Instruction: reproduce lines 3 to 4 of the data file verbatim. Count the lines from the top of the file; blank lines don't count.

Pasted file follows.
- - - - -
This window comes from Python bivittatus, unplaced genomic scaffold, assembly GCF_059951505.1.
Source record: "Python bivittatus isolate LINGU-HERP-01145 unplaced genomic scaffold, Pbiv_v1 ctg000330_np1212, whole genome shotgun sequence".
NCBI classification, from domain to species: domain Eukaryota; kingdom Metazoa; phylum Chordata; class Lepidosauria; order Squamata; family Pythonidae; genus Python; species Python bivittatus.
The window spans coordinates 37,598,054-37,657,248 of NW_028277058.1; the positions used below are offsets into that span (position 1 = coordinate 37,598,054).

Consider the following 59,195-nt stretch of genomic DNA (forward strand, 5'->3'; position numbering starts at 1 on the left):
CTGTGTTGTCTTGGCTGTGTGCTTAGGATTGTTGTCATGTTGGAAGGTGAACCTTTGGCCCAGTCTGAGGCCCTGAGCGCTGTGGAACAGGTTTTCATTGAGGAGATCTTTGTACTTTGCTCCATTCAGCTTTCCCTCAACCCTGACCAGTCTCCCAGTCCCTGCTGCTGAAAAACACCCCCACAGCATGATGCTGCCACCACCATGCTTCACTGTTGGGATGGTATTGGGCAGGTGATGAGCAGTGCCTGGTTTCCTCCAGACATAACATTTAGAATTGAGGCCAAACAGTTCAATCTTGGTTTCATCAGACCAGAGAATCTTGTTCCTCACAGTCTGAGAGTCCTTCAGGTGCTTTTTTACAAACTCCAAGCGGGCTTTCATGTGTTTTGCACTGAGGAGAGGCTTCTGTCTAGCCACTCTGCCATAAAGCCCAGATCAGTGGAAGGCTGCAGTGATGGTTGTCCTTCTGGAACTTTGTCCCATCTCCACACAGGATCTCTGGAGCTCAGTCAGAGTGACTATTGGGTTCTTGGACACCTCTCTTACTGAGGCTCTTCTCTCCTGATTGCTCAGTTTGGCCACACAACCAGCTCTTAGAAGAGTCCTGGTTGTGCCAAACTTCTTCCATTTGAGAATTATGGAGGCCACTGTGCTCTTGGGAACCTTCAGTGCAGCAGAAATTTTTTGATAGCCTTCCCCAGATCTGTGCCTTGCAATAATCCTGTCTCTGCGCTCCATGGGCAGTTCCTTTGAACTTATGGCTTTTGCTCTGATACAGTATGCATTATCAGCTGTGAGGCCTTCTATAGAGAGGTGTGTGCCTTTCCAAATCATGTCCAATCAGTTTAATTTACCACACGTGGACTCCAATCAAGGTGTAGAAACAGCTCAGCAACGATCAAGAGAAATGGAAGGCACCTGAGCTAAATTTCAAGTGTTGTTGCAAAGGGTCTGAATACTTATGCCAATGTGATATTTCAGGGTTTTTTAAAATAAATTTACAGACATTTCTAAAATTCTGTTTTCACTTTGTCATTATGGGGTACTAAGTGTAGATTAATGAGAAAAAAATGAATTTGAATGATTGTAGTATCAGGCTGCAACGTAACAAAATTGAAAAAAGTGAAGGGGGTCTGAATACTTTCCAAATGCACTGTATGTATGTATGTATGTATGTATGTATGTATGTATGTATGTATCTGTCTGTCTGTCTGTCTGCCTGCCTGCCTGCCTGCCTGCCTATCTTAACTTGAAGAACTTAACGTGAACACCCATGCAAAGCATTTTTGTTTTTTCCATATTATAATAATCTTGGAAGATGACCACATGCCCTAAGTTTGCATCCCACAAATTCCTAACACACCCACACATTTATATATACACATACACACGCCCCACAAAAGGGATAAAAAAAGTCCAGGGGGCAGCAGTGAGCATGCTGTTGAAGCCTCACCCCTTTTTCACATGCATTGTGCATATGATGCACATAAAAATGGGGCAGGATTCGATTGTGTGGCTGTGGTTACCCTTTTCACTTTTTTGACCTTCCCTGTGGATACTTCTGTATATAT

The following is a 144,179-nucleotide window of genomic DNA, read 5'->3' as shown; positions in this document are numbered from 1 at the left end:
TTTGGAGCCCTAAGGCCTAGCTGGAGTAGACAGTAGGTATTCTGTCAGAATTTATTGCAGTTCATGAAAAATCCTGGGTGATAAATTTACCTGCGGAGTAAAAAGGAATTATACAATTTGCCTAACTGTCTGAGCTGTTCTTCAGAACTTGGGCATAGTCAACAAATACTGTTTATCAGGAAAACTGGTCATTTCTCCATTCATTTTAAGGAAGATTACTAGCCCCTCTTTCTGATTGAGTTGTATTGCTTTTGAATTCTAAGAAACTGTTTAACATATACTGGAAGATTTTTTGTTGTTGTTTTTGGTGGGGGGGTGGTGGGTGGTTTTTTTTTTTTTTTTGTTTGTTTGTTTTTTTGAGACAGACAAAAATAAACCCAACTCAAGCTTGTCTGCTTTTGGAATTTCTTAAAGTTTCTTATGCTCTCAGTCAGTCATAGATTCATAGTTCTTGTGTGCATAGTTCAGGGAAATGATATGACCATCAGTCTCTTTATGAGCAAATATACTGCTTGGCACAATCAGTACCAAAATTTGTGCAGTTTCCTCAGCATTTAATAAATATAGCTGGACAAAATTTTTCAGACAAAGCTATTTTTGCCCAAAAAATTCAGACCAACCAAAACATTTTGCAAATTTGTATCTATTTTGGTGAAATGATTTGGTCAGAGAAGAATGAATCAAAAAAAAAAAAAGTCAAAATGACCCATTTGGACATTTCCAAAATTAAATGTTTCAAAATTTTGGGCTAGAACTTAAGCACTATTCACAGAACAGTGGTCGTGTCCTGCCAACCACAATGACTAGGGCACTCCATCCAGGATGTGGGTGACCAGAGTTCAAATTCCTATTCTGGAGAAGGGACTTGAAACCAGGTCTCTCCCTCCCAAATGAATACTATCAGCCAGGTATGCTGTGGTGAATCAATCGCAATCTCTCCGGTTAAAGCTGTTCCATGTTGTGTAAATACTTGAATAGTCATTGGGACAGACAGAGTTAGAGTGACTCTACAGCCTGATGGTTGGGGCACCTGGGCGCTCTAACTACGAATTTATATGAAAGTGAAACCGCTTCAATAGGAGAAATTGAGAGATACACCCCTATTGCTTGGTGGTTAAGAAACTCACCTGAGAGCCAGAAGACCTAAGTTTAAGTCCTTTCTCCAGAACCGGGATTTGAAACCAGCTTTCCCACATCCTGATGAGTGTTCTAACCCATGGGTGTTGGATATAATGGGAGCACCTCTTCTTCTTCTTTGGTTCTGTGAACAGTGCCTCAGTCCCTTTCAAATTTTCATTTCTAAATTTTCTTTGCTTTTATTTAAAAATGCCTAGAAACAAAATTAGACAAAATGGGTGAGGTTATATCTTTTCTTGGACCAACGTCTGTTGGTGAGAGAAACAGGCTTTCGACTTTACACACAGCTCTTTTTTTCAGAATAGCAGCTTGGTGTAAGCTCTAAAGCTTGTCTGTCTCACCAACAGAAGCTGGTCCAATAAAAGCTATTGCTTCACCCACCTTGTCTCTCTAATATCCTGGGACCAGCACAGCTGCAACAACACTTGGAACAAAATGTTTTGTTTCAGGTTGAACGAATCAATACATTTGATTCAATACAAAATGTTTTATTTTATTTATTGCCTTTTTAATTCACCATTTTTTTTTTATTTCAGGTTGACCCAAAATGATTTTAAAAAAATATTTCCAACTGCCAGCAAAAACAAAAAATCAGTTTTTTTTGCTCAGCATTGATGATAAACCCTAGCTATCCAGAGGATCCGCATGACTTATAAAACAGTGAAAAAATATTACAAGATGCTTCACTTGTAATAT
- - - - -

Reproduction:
NCBI classification, from domain to species: domain Eukaryota; kingdom Metazoa; phylum Chordata; class Lepidosauria; order Squamata; family Pythonidae; genus Python; species Python bivittatus.
The window spans coordinates 37,598,054-37,657,248 of NW_028277058.1; the positions used below are offsets into that span (position 1 = coordinate 37,598,054).